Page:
Academic journal article
By Browne, Ray B.
Journal of American Culture (Malden, MA) , Vol. 17, No. 2
People interested in the growth of crime in the U.S. and the assumed lack of it in Canada will be surprised at the close parallel of growth in the two countries. From the earliest fur-trading days, Canadians of all classes--British, French, native Americans--have discovered that because of hate, anger, financial gain or personal pique they should resort to violence. The percentage among the population has increased since the beginning.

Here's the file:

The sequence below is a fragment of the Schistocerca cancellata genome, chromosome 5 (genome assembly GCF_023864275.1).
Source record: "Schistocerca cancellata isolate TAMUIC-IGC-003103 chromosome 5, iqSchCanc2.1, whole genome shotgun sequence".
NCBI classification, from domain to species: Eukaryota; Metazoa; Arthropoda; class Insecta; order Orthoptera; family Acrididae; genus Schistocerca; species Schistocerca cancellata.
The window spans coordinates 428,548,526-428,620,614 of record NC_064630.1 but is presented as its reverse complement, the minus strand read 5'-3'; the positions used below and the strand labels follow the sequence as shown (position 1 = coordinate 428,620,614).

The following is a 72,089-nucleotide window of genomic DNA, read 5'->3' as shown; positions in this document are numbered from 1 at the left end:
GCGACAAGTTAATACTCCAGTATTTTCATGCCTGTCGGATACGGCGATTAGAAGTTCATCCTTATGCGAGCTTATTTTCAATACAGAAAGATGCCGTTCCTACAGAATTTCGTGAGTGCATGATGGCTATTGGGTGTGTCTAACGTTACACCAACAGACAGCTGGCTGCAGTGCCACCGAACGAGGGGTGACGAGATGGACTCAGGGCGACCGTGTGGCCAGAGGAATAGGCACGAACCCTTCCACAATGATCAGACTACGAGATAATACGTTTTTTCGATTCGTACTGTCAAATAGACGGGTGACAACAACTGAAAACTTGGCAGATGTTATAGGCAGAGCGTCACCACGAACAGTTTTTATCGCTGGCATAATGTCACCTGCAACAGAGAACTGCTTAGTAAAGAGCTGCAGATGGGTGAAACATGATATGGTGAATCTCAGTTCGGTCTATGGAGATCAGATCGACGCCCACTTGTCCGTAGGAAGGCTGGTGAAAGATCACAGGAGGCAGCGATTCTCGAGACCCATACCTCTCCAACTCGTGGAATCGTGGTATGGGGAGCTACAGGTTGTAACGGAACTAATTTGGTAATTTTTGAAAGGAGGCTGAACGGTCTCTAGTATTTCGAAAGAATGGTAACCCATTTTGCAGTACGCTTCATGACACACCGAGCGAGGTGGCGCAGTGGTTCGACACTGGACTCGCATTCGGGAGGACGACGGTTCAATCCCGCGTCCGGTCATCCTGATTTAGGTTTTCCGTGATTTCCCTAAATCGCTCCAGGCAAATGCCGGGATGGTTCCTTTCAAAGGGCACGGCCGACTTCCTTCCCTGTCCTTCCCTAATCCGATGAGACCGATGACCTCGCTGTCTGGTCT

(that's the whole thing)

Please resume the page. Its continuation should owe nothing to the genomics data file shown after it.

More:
Canada was relatively free of the Mafia until the Senator Estes Kefauver Senate investigation into organized crime drove many of the kingpins into Montreal. There they found gangs of drug dealers, extortionists and other thugs. The two groups managed to join efforts and became a formidable force. The tactics were the same there as in New York City, with very profitable results. Carrigan covers the growth of the gangs well with the exception of the Canadian export of gangs which now concentrate in the Miami, Florida area and are known as the Canadian Mafia. Perhaps, Canadians feel, fair exchange is fair play. …